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4th March- Steve Giles

7 March, 2013

Steve Giles – Metal spinning and Resin work

Soft metals like pewter and copper can be moulded around wooden formers when spun on a lathe. The technique is within the capability of most woodturners, though some new tools are needed to form and burnish the metal. Well we all like an excuse to buy tools, don’t we?

2 Spinning tools
Spun metal items can either stand alone or act as decorative or functional inserts for turned wooden things.
Steve started his demo with a pewter disc clamped between a bowl-shaped former at the head of the lathe and a block at the tail end. A curved forming tool was levered against the disc as it spun using a steel peg in a bar in the tool rest as a fulcrum. This stretched the metal to force it into the shape of the former. An additional “tool” is a wooden wedge held between the metal and the former. This is withdrawn as the gap closes and is necessary to avoid what would otherwise be the unsupported edge going wavy.

1 Steve, spinning    3 Spinning operation

Steve demonstrated what happens without the wedge. Some of us thought the resulting wavy edge was quite attractive!
The stretching is unlikely to be uniform so the edge needs trimming. Turning tools will cut pewter quite easily so trimming can be done with the point of a skew chisel at right angles to the surface of the formed metal whilst the wooden former is still supporting it.

4 Spun dish, pewter    5-Spun dish, wavy edge

Copper can also be spun though it requires rather more pressure and tends to heat up. This would cause it to harden so regular dunking in water is required to anneal it to keep it ductile.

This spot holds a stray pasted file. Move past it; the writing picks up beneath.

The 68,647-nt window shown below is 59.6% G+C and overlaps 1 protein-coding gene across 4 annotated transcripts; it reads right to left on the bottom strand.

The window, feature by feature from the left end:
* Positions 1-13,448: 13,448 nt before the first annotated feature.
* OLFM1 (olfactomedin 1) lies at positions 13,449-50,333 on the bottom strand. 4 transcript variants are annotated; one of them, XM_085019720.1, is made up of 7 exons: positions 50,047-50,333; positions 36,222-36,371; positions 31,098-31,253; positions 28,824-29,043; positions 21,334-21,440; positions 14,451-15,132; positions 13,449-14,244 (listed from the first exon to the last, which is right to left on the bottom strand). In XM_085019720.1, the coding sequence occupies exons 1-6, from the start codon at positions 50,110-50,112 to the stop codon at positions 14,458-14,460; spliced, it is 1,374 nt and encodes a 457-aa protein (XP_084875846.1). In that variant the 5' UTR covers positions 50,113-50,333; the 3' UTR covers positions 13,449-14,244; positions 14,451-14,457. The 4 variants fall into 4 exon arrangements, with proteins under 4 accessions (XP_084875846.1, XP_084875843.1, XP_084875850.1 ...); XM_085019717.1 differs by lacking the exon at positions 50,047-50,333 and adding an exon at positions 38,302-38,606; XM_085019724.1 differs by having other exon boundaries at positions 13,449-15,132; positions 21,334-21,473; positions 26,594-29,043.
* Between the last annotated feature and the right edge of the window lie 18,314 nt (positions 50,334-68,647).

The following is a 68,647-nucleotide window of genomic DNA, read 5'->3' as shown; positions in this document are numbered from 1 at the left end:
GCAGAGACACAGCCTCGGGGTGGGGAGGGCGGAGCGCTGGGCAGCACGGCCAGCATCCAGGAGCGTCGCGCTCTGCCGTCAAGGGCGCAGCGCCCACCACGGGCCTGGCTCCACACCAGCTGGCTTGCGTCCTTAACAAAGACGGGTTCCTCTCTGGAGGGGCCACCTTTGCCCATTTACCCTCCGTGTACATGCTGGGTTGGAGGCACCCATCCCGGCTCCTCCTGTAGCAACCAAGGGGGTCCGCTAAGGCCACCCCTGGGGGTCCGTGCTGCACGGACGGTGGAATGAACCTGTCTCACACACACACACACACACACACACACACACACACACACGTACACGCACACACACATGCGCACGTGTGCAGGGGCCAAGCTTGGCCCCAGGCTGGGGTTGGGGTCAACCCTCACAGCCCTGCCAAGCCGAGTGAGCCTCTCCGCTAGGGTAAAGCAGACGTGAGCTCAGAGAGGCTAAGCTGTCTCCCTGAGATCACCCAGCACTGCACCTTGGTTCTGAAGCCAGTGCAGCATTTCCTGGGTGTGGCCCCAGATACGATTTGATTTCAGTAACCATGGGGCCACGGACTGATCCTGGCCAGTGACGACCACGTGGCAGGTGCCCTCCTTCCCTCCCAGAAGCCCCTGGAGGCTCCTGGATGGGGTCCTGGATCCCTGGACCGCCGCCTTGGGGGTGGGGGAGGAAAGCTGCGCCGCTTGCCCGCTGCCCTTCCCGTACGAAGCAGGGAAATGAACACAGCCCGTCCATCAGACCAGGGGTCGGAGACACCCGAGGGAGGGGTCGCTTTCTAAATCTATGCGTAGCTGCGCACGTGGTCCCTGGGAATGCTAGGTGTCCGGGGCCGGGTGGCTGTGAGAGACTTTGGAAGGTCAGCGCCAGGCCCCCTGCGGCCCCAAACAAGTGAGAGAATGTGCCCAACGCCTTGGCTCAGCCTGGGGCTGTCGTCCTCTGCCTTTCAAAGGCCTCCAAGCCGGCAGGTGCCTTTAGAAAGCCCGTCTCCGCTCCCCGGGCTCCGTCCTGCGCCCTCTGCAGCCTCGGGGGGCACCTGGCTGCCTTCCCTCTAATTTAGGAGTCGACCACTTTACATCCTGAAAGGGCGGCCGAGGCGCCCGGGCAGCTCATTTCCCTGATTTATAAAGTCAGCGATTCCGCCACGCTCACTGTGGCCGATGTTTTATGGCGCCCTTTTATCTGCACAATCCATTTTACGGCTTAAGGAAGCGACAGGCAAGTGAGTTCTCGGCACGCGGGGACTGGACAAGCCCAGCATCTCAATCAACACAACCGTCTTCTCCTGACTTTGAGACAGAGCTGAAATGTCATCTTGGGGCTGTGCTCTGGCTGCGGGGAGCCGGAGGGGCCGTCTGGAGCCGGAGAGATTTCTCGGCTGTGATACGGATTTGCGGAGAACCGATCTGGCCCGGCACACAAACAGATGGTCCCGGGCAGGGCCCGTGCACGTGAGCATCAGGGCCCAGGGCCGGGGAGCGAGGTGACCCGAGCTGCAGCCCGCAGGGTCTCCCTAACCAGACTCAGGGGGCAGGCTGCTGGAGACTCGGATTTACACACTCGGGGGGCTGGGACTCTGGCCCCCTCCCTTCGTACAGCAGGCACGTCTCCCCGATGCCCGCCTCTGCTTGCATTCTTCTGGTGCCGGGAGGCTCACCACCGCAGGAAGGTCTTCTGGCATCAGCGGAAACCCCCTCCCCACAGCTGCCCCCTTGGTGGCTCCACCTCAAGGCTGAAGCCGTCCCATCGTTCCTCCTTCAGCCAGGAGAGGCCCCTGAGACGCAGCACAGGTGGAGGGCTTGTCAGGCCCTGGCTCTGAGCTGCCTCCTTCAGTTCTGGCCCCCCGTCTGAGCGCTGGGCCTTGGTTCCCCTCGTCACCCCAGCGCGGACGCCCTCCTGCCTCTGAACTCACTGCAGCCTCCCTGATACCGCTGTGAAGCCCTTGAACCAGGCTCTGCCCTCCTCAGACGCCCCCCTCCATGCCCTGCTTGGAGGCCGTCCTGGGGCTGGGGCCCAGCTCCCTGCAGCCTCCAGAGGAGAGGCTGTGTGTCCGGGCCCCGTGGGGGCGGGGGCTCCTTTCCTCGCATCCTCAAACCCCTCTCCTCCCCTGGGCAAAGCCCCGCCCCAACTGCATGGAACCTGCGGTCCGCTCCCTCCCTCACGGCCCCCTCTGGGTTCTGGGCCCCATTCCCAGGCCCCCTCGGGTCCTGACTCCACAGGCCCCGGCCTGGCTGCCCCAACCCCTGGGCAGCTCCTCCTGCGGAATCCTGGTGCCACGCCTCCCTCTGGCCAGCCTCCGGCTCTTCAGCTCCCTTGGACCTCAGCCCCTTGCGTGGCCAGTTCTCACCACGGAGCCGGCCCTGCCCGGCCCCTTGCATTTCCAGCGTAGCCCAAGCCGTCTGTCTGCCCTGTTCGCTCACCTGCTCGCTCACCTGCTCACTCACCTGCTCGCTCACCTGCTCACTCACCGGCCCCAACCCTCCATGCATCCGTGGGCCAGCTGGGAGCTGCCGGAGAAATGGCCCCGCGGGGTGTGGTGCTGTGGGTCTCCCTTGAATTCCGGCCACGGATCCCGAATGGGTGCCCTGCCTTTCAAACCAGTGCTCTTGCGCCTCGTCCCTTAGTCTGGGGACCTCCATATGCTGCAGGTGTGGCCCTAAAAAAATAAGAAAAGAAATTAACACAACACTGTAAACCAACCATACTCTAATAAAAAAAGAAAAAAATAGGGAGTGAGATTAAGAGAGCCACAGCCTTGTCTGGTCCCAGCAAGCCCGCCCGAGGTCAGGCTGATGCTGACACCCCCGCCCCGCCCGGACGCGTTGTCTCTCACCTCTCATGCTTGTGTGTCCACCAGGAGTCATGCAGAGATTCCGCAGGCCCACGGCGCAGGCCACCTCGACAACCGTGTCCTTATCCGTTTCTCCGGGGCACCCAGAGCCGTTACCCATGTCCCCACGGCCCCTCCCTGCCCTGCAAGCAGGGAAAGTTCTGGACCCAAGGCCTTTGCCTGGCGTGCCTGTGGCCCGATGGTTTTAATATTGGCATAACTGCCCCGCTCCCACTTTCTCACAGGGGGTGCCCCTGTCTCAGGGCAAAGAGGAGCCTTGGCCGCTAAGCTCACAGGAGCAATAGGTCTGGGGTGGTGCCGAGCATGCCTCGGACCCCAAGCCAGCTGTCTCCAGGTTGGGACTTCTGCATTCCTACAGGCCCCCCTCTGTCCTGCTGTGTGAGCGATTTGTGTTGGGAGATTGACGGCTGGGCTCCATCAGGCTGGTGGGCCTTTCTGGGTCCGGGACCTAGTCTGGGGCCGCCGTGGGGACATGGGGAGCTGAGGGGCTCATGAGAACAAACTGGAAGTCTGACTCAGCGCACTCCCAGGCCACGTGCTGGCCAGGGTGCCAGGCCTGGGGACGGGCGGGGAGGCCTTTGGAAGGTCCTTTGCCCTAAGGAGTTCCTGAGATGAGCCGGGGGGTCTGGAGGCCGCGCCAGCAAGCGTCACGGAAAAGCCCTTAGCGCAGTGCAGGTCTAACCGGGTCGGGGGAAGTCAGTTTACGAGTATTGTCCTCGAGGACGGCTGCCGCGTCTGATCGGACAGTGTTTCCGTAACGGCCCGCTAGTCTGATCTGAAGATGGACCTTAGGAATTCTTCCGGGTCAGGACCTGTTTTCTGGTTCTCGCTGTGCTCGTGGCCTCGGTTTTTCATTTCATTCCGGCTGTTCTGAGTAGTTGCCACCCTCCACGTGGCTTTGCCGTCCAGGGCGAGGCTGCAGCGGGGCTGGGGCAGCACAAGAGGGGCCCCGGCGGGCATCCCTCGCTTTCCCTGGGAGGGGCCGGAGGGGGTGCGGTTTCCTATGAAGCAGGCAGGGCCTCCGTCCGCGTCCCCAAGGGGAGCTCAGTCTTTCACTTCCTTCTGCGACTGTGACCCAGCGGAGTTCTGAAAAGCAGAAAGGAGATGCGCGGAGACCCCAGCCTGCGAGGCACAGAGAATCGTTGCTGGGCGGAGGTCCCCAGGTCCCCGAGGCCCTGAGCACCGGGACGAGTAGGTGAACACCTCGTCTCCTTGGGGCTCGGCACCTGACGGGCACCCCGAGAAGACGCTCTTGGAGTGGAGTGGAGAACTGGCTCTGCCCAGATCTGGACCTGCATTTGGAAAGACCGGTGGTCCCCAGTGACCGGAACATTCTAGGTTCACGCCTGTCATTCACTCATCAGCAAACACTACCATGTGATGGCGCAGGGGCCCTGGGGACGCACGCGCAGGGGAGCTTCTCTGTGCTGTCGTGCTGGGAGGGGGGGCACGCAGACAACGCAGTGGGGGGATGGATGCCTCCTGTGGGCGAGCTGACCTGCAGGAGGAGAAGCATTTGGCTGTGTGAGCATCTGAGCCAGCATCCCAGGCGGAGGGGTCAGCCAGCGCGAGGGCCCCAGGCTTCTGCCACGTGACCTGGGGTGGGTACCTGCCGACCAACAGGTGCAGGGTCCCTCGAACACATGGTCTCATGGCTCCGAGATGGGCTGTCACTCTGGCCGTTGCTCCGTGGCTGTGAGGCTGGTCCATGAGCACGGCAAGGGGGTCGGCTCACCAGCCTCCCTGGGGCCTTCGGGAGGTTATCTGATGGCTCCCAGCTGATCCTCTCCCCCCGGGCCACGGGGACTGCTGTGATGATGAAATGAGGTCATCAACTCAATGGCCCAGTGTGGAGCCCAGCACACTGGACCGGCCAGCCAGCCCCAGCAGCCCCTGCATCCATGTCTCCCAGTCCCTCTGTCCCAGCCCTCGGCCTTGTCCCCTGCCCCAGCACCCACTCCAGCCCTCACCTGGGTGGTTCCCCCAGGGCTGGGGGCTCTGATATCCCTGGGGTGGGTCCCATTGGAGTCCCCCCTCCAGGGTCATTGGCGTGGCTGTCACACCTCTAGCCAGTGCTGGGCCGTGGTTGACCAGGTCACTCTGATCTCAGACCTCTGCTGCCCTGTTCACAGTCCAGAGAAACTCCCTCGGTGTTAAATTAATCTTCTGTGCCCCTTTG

The second part of Steve’s presentation was a talk about using coloured resins. He had drawn a pattern of lines on paper which he stuck on a bowl blank and cut it into pieces along the lines. The exposed surfaces had been sealed with clear resin to prevent the subsequent coloured resins bleeding into the wood. The pieces are then stuck back together with coloured resin, often with (tile) spacers to define the thickness. The re-assembled blank can then be turned as a normal bowl.

6 -Unfinished Resin bowl

The resins Steve was using are epoxy, coloured by the addition of a little artist’s oil paint. Mixing of resins with hardener can introduce air bubbles. Steve doesn’t usually see this as a problem. The removal of bubbles is possible with vacuum systems to suck the air out. This is a tricky operation as the resin tends to erupt as the bubbles expand under vacuum. Some claim vibration can be used to release bubbles but Steve doubts the efficacy of that method. Polyester resins can also be used. These are more brittle but are less prone to the retaining bubbles.

The subjects covered were clearly novel to many of us and a high proportion of members had turned out to see what it was all about.

After Steve’s presentation, John Davis kindly gave a critique of the members’ gallery. There was a good display on the gallery table and pictures can be seen on the website.

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